Law enforcement groups join Kentuckians in voicing support for improved gun safety measures

By Nadia Ramlagan
Public press service

National law enforcement groups join the chorus of Kentuckians calling on the US Senate to pass meaningful gun safety measures. A bipartisan group of senators is working on specific legislation after announcing an agreement to support “red flag” laws, strengthen background checks and increase mental health resources.

Sen. Mitch McConnell, R-Ky., the Minority Leader, said Tuesday he would support a bill that follows the agreement.

According to Gun Violence Archive data, there have been 246 mass shootings this year. (Photo by Adobe Stock, via PNS)

Kym Craven, executive director of the National Association of Women Law Enforcement Executives, said her group advocates measures to prevent people with a history of violence or domestic violence from getting guns.

“We have a lot of research at our fingertips to reflect on and gather,” Craven said. “And create programs and strategies to reduce the number of gun deaths that occur in our country.”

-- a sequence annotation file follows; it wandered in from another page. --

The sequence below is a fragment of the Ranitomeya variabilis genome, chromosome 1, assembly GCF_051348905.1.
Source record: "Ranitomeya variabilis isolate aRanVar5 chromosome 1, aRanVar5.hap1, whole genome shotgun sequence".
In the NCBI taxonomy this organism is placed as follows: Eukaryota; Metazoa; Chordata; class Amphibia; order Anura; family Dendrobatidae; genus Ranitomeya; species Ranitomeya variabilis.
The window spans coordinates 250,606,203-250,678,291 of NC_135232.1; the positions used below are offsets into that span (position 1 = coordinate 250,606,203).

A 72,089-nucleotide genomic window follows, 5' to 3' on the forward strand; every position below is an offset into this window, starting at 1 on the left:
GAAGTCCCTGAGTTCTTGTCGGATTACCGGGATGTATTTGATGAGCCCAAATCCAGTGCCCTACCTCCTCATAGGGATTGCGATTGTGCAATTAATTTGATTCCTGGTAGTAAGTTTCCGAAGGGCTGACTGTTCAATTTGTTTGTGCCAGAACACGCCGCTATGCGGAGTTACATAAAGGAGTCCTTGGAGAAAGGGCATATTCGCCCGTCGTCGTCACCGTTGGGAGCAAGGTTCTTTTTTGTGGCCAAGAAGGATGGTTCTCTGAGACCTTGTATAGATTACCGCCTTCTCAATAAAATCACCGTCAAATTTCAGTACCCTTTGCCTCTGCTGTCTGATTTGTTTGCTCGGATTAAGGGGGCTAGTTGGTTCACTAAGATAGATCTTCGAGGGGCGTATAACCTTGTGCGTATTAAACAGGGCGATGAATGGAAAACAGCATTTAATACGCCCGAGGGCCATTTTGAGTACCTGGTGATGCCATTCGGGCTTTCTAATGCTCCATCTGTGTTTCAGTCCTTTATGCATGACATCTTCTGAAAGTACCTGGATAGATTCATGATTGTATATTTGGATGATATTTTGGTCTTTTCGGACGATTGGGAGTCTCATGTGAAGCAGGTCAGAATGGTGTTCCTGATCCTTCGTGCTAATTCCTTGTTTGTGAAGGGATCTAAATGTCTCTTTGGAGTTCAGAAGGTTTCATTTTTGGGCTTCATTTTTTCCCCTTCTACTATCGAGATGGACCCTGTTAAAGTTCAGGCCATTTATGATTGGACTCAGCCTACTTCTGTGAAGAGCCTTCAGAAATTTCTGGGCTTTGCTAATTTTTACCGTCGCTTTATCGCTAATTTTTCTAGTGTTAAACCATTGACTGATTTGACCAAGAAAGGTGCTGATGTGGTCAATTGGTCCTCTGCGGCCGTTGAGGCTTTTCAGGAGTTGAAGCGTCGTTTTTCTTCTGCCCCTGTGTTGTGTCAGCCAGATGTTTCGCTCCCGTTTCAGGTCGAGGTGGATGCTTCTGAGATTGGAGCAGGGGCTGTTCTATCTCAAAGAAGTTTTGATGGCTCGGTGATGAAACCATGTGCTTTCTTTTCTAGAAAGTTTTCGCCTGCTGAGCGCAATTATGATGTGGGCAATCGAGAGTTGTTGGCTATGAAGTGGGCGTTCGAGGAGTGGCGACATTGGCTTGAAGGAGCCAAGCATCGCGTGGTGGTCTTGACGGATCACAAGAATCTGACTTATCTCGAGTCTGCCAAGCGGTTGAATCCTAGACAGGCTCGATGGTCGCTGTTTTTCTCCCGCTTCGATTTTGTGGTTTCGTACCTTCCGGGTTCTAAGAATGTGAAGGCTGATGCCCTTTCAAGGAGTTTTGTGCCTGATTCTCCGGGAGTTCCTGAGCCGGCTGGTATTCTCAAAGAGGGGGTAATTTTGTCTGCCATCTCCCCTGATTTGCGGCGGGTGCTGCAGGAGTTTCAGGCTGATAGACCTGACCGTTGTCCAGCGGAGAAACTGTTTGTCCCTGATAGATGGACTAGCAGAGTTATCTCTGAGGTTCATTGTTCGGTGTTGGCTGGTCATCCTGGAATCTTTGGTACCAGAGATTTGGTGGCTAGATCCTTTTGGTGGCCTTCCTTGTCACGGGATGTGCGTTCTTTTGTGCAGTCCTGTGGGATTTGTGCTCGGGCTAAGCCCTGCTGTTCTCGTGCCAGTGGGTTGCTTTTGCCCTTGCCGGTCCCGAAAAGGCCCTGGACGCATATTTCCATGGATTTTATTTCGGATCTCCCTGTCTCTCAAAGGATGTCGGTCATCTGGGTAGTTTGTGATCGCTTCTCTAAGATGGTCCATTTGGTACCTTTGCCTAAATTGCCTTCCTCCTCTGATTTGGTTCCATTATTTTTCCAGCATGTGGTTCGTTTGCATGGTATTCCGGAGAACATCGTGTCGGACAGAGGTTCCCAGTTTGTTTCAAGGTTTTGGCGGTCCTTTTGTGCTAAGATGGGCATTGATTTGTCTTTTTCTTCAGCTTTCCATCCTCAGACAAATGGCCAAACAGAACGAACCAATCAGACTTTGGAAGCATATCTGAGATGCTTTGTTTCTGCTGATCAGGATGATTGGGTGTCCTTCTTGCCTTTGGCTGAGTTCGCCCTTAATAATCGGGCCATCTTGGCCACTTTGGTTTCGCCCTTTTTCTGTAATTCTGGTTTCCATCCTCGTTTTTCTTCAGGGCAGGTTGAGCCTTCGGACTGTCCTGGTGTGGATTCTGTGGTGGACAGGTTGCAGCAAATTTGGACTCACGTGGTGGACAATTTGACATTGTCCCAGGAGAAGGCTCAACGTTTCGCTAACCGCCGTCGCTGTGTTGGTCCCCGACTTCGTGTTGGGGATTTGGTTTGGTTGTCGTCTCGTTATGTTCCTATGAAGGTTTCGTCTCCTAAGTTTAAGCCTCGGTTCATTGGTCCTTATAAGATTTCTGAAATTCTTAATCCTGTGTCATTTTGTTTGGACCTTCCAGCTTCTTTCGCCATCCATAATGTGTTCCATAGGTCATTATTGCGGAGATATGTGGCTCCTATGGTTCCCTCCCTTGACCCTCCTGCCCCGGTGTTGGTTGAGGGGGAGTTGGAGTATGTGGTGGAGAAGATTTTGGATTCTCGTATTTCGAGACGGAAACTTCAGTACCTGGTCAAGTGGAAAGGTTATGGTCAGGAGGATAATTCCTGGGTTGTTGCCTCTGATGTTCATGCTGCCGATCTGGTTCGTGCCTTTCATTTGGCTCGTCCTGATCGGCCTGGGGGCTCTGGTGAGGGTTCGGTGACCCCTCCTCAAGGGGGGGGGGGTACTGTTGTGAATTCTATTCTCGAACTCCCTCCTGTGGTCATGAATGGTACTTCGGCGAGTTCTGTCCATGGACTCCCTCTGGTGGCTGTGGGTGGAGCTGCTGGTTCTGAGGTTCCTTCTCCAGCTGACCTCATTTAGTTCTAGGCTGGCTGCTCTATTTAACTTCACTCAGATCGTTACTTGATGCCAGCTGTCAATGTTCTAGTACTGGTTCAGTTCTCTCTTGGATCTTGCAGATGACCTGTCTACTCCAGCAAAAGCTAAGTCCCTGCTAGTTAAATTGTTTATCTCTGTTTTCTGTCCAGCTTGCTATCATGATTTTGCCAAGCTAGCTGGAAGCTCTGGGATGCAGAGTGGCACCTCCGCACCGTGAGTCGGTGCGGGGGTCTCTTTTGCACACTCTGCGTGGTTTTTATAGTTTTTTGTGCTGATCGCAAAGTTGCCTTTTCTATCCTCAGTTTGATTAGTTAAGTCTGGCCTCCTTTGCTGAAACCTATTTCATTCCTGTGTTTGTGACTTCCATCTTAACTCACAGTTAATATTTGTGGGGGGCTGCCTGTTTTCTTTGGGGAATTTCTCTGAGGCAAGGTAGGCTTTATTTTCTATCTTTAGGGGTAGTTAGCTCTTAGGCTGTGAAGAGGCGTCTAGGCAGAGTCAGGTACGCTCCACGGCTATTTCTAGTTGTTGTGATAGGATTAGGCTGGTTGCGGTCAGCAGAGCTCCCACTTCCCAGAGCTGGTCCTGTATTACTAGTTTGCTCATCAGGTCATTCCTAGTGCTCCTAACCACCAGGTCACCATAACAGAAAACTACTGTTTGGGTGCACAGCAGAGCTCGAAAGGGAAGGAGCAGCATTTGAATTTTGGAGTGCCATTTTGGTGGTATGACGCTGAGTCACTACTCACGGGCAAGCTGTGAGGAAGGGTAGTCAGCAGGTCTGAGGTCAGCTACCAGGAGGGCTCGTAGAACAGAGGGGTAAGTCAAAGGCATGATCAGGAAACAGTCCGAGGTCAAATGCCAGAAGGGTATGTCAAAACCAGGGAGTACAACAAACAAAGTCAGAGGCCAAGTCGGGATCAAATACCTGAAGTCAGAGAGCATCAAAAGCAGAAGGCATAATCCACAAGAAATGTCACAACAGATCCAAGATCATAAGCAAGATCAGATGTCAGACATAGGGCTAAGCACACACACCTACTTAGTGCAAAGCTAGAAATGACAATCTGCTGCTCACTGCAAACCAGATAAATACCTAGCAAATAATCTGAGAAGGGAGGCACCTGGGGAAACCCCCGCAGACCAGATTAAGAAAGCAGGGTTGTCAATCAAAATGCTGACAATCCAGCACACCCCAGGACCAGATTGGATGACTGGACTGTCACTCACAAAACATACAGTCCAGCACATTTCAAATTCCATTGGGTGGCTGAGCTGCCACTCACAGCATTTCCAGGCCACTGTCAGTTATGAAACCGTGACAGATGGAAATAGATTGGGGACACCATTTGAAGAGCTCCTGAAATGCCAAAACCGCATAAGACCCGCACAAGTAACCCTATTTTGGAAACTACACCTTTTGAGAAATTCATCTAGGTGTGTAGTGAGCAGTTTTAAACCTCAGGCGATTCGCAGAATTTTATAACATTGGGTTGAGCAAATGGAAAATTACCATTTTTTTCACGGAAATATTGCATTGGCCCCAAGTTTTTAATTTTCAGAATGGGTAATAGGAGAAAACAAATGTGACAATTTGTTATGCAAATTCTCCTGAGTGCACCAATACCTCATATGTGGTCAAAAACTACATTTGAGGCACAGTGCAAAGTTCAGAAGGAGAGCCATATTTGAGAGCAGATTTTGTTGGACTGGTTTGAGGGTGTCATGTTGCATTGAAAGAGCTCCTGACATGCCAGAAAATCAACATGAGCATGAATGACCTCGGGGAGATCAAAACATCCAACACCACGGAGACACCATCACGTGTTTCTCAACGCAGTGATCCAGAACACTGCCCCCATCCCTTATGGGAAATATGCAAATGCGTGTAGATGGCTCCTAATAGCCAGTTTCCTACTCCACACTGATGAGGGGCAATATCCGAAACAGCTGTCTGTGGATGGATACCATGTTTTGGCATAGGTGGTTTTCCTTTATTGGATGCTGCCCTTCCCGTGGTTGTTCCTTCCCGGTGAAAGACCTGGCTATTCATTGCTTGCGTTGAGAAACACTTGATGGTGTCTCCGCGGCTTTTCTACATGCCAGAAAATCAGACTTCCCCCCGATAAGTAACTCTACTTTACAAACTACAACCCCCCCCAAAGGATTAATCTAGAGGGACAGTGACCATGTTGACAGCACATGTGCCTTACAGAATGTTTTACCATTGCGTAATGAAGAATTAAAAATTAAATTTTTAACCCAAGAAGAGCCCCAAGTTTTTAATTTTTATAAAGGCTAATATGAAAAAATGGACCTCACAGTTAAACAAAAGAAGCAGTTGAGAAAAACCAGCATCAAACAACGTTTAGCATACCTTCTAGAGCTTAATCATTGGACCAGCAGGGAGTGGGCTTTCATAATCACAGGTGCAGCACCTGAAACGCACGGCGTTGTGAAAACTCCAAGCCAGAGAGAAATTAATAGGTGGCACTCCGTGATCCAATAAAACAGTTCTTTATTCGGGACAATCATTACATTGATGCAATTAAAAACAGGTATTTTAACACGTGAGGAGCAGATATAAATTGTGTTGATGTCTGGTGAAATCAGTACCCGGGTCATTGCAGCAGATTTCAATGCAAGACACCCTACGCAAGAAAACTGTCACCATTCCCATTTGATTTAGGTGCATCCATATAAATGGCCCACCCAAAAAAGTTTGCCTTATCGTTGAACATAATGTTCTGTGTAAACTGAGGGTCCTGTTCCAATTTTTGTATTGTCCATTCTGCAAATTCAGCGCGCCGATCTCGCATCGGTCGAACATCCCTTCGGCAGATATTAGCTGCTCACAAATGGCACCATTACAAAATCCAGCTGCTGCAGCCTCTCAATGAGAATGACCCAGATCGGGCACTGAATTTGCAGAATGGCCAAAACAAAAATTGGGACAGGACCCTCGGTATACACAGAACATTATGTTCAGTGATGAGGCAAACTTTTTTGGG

Last week, U.S. House lawmakers passed the Protecting Our Children Actto raise the age of purchase of semi-automatic rifles from 18 to 21 and create federal laws against gun trafficking, among other reforms.

Only one Kentucky member of the chamber, Rep. John Yarmuth, D-Louisville, voted to approve the bill. In 2020, the Commonwealth had the 13th highest firearm death rate in the country, according to the Giffords Law Center.

Craven pointed out that several states have struck a balance between responsible gun ownership and policies such as implementing universal background checks and closing private sale loopholes.

“If we look at some of the states that have the strongest gun laws, and when you combine that with programming, they’re among the least gun violence-prone states,” Craven reported.

Fredrick Thomas, president of the National Organization of Black Law Enforcement Executives, said that for those who have chosen to serve their community by becoming a police officer, it’s a moral issue.

“I can’t ignore underserved communities, who see loved ones turned into victims in the blink of an eye,” Thomas pointed out. “I can’t ignore the fact that federal inaction has brought us to this horrible inflection point.”

Mass shootings occurred every day in June except one, in Kentucky and more than a dozen other states, according to Gun Violence Archive.

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